Sixth Sunday of Easter

by Thomas Gumbleton

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As we listen to the scripture lessons this morning, I think it will help us to get the full benefit of what God is speaking to us through God's holy word, if we remember the context within which we are reflecting on these scriptures. We get the context from the first lesson this morning, from the Acts of the Apostles. Jesus said to his disciples, "You are going to be my witnesses in Jerusalem, throughout Judea, even to the ends of the earth," so it was beginning to happen.

In that first lesson we're told about after the persecution that began in Jerusalem and the first martyr, Stephen, was put to death, the disciples began to disperse and they began to go throughout Judea, into Samaria, and even to the ends of the earth as the centuries rolled along. So as we listen to this word of God, it's coming to us in fulfillment of that promise of Jesus, "You will be my witnesses."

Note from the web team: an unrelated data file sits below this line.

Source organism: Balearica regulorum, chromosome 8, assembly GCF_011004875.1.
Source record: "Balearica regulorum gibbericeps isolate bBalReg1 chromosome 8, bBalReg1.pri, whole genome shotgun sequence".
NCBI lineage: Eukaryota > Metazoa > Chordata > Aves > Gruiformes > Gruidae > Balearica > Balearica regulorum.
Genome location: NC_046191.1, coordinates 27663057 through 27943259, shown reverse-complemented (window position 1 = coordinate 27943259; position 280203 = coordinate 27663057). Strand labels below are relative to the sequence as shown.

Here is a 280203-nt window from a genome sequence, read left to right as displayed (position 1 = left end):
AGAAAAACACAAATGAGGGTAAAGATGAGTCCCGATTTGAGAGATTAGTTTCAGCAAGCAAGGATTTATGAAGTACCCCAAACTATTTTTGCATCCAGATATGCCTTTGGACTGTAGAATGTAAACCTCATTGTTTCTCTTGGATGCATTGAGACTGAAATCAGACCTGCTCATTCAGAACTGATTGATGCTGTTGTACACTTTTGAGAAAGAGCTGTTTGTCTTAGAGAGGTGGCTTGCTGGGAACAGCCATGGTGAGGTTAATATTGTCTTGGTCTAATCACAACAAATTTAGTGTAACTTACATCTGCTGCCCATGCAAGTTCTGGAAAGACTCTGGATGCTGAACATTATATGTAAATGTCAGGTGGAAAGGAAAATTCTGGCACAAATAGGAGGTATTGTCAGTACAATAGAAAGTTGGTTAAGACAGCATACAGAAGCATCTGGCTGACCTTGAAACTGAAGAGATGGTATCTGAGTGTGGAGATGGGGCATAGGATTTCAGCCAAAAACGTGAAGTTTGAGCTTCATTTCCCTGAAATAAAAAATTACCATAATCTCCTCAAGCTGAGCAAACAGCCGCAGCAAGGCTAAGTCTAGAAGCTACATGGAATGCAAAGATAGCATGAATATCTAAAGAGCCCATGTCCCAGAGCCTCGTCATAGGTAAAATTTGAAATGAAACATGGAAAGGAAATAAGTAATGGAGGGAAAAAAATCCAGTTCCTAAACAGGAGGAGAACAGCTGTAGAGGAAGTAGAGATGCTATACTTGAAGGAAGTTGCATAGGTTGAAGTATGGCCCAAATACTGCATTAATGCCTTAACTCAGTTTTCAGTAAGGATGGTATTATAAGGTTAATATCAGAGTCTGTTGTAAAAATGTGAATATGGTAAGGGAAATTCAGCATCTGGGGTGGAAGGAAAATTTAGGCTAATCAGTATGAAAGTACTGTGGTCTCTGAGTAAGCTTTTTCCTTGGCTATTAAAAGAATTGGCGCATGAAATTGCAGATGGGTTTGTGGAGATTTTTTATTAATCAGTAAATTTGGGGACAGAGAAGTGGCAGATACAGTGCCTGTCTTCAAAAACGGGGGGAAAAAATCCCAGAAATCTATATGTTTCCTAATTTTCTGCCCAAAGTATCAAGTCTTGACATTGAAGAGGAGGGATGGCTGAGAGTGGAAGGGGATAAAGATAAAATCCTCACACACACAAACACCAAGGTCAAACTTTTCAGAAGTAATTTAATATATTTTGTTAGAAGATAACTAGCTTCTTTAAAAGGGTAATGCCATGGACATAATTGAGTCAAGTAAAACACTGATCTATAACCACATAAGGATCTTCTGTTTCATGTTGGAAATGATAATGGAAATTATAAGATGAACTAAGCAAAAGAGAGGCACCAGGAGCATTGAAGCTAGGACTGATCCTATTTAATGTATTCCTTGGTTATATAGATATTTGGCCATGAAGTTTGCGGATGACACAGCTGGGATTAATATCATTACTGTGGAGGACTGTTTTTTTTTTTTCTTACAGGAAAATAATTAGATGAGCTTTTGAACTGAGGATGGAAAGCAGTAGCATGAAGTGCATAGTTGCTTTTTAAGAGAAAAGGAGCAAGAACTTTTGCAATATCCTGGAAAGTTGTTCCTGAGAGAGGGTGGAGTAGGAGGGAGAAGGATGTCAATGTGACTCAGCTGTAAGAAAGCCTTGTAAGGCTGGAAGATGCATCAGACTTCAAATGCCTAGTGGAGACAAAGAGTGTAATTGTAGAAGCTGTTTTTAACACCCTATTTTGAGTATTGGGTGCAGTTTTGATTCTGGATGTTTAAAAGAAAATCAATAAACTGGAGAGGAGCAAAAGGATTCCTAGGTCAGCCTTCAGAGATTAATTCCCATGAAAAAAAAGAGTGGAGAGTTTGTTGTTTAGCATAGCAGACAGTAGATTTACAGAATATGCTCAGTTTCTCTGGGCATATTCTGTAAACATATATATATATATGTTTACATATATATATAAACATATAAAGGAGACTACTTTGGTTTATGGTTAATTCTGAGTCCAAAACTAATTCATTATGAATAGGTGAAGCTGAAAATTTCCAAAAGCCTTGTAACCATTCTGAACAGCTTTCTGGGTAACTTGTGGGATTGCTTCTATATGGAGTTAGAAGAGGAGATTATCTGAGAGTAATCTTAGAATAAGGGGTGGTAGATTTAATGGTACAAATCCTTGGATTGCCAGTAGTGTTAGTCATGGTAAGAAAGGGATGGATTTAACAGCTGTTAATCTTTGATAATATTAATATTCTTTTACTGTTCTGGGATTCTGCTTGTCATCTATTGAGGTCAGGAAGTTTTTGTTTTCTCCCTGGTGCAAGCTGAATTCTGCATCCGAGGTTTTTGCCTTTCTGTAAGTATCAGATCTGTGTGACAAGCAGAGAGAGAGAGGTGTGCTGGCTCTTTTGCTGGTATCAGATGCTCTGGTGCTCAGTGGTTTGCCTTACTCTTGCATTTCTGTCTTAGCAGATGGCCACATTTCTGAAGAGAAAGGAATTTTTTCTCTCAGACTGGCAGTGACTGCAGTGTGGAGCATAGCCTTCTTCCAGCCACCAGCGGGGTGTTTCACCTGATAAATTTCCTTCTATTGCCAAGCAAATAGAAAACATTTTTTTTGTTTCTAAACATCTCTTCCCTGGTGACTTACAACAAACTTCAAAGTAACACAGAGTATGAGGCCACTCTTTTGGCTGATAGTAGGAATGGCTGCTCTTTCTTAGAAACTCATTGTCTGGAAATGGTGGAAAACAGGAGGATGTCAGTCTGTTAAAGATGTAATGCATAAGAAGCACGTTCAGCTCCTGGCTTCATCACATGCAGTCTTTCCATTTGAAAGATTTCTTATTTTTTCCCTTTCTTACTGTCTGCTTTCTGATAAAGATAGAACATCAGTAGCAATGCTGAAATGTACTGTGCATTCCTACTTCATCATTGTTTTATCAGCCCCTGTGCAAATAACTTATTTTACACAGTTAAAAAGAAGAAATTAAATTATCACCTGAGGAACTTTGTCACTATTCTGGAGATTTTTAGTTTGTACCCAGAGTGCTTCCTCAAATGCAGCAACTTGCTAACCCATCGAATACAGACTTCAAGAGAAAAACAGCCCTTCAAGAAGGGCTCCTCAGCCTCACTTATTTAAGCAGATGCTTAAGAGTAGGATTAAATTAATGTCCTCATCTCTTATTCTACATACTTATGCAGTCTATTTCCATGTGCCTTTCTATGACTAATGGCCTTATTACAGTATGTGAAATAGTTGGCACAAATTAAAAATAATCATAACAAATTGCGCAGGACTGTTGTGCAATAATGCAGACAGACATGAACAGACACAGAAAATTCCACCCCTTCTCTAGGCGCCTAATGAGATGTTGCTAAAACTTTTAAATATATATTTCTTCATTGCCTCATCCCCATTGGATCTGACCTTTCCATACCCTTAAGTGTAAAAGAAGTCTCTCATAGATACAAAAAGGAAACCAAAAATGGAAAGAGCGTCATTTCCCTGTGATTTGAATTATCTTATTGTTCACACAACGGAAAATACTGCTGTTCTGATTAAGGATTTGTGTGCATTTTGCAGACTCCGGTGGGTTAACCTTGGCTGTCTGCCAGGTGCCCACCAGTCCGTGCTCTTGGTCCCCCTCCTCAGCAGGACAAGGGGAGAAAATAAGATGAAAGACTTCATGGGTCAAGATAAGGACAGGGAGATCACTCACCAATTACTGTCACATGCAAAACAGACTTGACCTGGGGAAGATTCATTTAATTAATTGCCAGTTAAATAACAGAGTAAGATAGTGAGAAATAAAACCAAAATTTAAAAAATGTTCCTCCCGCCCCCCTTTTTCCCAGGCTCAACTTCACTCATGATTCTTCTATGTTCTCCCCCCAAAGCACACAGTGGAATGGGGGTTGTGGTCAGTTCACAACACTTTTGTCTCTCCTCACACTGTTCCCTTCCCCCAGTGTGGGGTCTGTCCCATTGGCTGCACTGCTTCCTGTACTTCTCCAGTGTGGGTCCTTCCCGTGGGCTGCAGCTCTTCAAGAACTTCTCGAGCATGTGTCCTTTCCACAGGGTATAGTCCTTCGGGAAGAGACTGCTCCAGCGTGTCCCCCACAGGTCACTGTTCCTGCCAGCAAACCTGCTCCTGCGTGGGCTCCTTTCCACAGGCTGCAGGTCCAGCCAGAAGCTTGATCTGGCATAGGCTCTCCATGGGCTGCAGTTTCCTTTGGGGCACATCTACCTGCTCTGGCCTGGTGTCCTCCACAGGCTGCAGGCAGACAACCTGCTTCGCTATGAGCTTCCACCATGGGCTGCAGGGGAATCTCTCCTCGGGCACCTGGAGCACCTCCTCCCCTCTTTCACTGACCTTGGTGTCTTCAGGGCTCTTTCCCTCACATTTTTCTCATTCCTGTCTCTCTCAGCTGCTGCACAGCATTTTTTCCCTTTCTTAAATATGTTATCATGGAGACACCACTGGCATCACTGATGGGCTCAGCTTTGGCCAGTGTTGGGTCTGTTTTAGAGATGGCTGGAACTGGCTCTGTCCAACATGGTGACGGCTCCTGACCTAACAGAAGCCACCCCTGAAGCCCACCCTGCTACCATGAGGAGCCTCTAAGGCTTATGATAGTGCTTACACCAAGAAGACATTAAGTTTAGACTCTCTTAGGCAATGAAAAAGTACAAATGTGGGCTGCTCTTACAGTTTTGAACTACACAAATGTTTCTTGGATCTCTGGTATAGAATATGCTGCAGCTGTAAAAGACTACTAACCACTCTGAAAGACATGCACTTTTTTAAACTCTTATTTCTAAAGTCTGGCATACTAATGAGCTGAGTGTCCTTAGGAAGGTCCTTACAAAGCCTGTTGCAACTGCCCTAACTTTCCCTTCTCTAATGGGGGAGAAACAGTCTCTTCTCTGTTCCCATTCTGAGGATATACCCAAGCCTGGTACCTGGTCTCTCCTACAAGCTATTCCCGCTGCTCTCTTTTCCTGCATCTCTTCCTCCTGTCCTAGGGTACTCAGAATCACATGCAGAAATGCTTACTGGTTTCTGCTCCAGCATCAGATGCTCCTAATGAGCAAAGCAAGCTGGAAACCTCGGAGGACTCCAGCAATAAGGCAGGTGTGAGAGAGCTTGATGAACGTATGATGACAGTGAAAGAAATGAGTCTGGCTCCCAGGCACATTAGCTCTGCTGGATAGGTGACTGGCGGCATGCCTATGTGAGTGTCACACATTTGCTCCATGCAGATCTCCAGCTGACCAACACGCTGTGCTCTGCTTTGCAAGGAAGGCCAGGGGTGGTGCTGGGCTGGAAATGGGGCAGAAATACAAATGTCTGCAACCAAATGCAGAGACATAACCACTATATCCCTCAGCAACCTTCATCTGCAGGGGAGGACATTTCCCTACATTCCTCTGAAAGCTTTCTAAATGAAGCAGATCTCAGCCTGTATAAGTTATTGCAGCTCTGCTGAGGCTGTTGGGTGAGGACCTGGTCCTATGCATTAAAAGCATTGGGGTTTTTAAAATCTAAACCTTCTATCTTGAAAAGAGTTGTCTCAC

Now this word of God has extended to the ends of the earth and we are the ones who hear it and must respond to it. So it's within that context of being the witnesses who now, 2,000 years later, are hearing God's word, just like those first disciples that had gone out into Samaria and spread the word. So what is God speaking to us?

First of all, if we listen carefully to the gospel, God is speaking to us in Jesus, and as I mentioned before, these are words that Jesus spoke to his first disciples at the Last Supper. It was a moment when they were very troubled. In fact, we began this conversation as our gospel lesson last Sunday, when Jesus said to his disciples, "Do not be troubled. Trust in me and trust in God." They were troubled because he was about to leave them.